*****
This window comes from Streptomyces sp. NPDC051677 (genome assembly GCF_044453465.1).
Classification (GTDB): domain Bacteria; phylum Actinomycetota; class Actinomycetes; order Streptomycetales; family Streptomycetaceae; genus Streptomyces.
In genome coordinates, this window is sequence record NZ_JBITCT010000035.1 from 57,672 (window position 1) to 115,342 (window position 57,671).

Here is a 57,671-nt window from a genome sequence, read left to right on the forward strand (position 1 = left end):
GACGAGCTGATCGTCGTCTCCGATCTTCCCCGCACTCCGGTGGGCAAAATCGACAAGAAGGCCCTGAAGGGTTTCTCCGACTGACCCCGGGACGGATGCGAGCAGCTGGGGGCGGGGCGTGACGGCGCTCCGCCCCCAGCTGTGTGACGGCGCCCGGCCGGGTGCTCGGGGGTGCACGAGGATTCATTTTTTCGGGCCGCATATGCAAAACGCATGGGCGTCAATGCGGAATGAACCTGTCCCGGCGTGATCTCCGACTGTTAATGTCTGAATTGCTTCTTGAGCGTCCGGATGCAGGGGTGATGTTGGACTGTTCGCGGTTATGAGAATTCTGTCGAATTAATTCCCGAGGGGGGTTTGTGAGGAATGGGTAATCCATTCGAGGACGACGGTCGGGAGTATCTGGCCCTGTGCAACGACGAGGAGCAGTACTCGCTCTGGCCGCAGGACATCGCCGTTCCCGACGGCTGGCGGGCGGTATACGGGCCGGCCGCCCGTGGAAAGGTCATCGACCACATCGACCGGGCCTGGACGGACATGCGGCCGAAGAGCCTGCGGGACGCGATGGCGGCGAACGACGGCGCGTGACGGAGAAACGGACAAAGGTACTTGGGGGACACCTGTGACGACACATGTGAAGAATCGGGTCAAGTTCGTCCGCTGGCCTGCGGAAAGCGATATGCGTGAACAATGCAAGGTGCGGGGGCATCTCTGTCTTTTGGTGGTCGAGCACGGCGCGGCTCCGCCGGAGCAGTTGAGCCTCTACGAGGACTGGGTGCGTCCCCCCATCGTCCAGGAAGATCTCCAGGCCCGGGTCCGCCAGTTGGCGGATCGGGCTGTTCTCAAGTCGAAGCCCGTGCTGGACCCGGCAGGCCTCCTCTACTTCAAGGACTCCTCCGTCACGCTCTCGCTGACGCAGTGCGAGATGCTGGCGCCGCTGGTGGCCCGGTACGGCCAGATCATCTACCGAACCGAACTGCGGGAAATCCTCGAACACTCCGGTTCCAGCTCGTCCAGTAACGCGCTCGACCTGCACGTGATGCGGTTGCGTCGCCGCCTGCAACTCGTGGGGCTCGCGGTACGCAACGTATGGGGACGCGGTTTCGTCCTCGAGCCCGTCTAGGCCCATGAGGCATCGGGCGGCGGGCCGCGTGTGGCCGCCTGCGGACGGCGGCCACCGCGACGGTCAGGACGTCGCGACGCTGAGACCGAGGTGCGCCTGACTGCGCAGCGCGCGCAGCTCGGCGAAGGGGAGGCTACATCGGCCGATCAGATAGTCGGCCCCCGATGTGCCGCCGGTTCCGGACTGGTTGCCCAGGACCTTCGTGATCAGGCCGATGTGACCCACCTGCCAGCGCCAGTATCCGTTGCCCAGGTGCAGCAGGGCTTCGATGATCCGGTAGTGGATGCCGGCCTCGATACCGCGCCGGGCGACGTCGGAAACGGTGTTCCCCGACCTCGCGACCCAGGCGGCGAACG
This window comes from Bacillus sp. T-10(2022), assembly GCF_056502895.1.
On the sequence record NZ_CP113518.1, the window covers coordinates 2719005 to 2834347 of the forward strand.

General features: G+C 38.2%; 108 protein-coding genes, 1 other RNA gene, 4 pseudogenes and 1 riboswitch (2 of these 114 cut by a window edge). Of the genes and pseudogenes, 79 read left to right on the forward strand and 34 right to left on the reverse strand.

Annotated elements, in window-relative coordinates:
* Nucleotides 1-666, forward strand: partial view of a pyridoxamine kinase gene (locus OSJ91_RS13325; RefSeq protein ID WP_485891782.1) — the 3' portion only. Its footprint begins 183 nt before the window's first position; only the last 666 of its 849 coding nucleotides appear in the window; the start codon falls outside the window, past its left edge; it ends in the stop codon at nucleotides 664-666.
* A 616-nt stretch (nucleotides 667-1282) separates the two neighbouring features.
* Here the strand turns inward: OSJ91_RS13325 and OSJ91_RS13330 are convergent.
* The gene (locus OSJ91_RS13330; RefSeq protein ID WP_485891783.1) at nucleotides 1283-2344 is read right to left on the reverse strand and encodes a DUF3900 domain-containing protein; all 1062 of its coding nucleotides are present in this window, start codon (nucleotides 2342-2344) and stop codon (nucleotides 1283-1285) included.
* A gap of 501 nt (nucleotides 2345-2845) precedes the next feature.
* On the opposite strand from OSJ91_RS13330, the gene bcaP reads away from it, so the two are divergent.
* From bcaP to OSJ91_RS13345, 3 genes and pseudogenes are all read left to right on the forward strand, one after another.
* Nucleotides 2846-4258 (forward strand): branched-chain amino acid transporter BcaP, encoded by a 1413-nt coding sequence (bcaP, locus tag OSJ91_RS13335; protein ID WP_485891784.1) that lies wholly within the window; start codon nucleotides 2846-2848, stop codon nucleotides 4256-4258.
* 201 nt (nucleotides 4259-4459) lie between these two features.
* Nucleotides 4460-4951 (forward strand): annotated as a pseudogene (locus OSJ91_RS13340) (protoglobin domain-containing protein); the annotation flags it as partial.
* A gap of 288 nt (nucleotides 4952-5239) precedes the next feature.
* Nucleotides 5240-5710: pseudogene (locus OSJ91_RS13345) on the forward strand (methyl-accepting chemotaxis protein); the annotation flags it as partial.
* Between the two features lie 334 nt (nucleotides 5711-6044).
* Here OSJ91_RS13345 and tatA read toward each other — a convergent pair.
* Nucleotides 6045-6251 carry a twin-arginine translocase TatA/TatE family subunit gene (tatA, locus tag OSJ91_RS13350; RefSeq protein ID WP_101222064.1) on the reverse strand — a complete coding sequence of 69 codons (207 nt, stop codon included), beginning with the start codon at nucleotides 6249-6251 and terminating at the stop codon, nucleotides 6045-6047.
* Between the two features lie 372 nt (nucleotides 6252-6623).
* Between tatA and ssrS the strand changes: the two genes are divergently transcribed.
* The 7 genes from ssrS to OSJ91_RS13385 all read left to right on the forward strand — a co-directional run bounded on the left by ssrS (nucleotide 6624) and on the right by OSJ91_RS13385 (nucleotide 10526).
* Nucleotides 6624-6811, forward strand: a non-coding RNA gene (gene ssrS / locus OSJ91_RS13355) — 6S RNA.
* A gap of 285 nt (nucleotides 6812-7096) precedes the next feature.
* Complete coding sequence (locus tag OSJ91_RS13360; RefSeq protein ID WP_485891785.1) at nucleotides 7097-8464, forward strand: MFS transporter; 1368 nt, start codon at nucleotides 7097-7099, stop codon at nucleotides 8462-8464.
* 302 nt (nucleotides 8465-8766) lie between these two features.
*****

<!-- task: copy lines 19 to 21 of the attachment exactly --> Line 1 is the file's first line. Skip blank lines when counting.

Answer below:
* Nucleotides 4460-4951 (forward strand): annotated as a pseudogene (locus OSJ91_RS13340) (protoglobin domain-containing protein); the annotation flags it as partial.
* A gap of 288 nt (nucleotides 4952-5239) precedes the next feature.
* Nucleotides 5240-5710: pseudogene (locus OSJ91_RS13345) on the forward strand (methyl-accepting chemotaxis protein); the annotation flags it as partial.